Many factors play a role, thus there isn’t a simple answer to this question. Environmental condition is one of them. We saw the most dramatic yield increase of using grafted plants in a field without Fusarium wilt pressure in 2019. 2019 season was marketed with high precipitation. In our research plot, soil (sandy loam) water contents ranged from 0.25 to 0.30 m3/m3 in the entire vegetative growth and fruit development stages. Watermelon plants do not perform well under the wet condition, but it seems this was not the case for the grafted plants. Grafted plants increased yield by 60% compared to the yield of non-grafted plants. Comparing between the rootstocks, watermelons grafted onto squash interspecific hybrid had a slightly higher yield (not significant) compared to the ‘Carolina Strongback’ rootstock.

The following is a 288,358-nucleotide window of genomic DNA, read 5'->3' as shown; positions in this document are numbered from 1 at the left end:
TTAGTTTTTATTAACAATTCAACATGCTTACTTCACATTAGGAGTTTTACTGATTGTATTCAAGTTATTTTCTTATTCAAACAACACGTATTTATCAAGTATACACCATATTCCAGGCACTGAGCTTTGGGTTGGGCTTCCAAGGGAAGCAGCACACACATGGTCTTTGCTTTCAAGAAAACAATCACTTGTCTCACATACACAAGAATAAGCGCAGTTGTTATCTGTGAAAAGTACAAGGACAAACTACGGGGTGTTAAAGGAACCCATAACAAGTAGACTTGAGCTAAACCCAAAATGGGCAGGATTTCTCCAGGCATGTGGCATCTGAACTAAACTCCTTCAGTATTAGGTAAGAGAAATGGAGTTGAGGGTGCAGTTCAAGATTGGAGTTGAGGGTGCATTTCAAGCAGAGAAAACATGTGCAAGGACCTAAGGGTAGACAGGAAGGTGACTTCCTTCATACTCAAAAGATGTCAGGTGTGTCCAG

It has been observed in many cases that grafted plants delayed fruit set. But the vigorous and healthy vines and strong root systems can support a longer harvest, which could contribute to a higher overall yield (Figure 1). In the above experiment conducted in 2019, the plants were harvested for one and a half months, and the yield advantage of using grafted plants was more pronounced in later harvest events.

Figure 1. Vine vigor of non-grafted 'Fascination', and 'Fascination' grafted onto interspecific hybrid squash rootstock and 'Carolina Strongback' rootstock.

Figure 1. Vine vigor of non-grafted ‘Fascination’, and ‘Fascination’ grafted onto interspecific hybrid squash rootstock and ‘Carolina Strongback’ rootstock in the 2019 experiment.